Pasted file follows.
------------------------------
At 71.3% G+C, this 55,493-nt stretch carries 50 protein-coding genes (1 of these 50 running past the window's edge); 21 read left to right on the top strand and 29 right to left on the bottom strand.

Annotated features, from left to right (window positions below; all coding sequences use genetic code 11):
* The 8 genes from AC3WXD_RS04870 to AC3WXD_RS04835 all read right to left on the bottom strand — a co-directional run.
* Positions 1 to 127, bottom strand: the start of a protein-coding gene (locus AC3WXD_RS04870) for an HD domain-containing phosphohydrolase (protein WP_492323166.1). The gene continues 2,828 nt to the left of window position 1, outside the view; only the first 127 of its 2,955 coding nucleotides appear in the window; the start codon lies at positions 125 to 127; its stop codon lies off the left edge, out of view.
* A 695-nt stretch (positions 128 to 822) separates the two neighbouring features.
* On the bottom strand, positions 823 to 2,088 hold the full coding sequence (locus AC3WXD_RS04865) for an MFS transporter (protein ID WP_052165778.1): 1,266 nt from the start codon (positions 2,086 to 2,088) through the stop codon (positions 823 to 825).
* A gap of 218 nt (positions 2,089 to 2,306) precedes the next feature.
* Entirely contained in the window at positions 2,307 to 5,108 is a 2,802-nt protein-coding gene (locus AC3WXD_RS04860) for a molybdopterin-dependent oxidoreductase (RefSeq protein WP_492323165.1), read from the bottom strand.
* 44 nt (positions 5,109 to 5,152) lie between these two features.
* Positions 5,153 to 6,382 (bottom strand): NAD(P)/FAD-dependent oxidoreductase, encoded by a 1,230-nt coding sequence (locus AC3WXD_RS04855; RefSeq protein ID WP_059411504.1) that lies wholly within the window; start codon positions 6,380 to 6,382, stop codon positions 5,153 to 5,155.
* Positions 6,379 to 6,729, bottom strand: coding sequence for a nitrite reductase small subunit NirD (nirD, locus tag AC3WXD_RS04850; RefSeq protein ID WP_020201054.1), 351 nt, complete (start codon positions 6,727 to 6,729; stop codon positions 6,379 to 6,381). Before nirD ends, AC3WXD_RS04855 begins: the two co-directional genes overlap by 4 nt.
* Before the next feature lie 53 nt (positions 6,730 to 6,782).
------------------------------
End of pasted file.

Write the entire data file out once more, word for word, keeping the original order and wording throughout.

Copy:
At 71.3% G+C, this 55,493-nt stretch carries 50 protein-coding genes (1 of these 50 running past the window's edge); 21 read left to right on the top strand and 29 right to left on the bottom strand.

Annotated features, from left to right (window positions below; all coding sequences use genetic code 11):
* The 8 genes from AC3WXD_RS04870 to AC3WXD_RS04835 all read right to left on the bottom strand — a co-directional run.
* Positions 1 to 127, bottom strand: the start of a protein-coding gene (locus AC3WXD_RS04870) for an HD domain-containing phosphohydrolase (protein WP_492323166.1). The gene continues 2,828 nt to the left of window position 1, outside the view; only the first 127 of its 2,955 coding nucleotides appear in the window; the start codon lies at positions 125 to 127; its stop codon lies off the left edge, out of view.
* A 695-nt stretch (positions 128 to 822) separates the two neighbouring features.
* On the bottom strand, positions 823 to 2,088 hold the full coding sequence (locus AC3WXD_RS04865) for an MFS transporter (protein ID WP_052165778.1): 1,266 nt from the start codon (positions 2,086 to 2,088) through the stop codon (positions 823 to 825).
* A gap of 218 nt (positions 2,089 to 2,306) precedes the next feature.
* Entirely contained in the window at positions 2,307 to 5,108 is a 2,802-nt protein-coding gene (locus AC3WXD_RS04860) for a molybdopterin-dependent oxidoreductase (RefSeq protein WP_492323165.1), read from the bottom strand.
* 44 nt (positions 5,109 to 5,152) lie between these two features.
* Positions 5,153 to 6,382 (bottom strand): NAD(P)/FAD-dependent oxidoreductase, encoded by a 1,230-nt coding sequence (locus AC3WXD_RS04855; RefSeq protein ID WP_059411504.1) that lies wholly within the window; start codon positions 6,380 to 6,382, stop codon positions 5,153 to 5,155.
* Positions 6,379 to 6,729, bottom strand: coding sequence for a nitrite reductase small subunit NirD (nirD, locus tag AC3WXD_RS04850; RefSeq protein ID WP_020201054.1), 351 nt, complete (start codon positions 6,727 to 6,729; stop codon positions 6,379 to 6,381). Before nirD ends, AC3WXD_RS04855 begins: the two co-directional genes overlap by 4 nt.
* Before the next feature lie 53 nt (positions 6,730 to 6,782).